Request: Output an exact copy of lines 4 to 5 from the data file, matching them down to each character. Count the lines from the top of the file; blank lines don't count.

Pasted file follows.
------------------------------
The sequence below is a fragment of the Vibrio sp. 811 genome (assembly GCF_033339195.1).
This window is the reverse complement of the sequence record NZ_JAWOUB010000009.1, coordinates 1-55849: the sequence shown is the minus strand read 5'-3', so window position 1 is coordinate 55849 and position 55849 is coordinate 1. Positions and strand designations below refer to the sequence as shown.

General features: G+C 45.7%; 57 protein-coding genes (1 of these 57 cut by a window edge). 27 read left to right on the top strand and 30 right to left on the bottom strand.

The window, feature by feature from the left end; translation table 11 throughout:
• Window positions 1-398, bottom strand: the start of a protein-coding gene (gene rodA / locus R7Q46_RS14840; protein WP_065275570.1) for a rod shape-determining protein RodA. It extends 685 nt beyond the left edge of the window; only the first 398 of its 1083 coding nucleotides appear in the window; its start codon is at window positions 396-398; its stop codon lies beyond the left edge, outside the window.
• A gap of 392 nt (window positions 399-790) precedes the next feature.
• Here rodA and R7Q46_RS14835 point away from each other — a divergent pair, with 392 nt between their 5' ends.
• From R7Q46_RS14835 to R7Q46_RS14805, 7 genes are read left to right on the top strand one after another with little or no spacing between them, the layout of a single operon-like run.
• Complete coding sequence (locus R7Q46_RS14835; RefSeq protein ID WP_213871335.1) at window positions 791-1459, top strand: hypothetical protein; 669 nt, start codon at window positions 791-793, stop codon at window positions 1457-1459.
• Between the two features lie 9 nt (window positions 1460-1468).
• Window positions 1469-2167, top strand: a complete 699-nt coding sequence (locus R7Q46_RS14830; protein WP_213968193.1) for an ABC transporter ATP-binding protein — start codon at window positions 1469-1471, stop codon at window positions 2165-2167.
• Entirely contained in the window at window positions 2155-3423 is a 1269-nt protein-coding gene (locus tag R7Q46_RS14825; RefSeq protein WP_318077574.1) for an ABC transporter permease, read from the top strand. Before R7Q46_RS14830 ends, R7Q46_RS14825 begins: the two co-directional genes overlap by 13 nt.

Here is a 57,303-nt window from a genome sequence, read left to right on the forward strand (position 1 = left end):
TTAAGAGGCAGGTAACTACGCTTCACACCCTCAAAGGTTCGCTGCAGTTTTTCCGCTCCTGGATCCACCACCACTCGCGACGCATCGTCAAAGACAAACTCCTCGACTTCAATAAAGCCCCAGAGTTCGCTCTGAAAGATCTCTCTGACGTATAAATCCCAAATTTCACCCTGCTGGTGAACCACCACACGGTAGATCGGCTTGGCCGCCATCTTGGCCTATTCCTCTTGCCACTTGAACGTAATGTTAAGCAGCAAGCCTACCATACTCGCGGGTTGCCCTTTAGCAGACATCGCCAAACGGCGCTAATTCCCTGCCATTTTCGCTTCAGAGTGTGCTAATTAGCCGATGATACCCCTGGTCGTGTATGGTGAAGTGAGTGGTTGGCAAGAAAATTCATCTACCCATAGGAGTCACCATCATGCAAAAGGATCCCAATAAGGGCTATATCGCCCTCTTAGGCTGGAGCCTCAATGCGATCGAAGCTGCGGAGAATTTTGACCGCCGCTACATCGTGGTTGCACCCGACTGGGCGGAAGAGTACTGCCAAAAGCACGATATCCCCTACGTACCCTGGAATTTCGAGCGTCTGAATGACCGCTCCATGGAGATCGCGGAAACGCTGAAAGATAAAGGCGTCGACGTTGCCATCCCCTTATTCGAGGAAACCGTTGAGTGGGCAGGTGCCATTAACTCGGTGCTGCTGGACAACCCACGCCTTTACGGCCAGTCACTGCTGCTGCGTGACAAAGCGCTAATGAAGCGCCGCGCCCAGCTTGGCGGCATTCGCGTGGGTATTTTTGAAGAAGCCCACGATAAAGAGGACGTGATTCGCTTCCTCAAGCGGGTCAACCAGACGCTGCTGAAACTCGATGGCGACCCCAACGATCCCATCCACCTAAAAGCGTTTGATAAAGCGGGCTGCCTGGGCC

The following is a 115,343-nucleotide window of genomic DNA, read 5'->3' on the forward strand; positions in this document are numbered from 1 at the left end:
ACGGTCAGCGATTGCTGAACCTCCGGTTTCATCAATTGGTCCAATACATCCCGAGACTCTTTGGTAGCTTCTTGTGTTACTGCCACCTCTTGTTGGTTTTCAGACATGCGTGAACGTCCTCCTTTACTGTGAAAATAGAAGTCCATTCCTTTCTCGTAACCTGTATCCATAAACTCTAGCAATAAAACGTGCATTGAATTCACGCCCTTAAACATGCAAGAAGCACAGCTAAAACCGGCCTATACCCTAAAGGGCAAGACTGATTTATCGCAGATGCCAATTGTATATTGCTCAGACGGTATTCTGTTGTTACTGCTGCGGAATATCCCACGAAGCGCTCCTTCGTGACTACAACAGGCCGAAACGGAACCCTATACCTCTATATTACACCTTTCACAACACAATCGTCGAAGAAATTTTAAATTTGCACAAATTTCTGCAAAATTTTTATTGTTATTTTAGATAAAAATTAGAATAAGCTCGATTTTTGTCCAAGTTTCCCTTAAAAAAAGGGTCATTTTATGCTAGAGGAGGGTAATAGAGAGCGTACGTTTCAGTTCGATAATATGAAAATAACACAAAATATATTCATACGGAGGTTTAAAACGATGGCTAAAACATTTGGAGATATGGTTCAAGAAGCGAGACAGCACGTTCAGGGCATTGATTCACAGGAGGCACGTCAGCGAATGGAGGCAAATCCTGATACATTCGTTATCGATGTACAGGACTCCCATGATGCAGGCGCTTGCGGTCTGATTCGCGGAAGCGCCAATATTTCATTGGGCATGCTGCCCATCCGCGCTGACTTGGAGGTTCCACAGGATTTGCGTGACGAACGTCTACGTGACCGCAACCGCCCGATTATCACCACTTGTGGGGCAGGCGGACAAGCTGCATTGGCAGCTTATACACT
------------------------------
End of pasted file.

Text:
The window, feature by feature from the left end; translation table 11 throughout:
• Window positions 1-398, bottom strand: the start of a protein-coding gene (gene rodA / locus R7Q46_RS14840; protein WP_065275570.1) for a rod shape-determining protein RodA. It extends 685 nt beyond the left edge of the window; only the first 398 of its 1083 coding nucleotides appear in the window; its start codon is at window positions 396-398; its stop codon lies beyond the left edge, outside the window.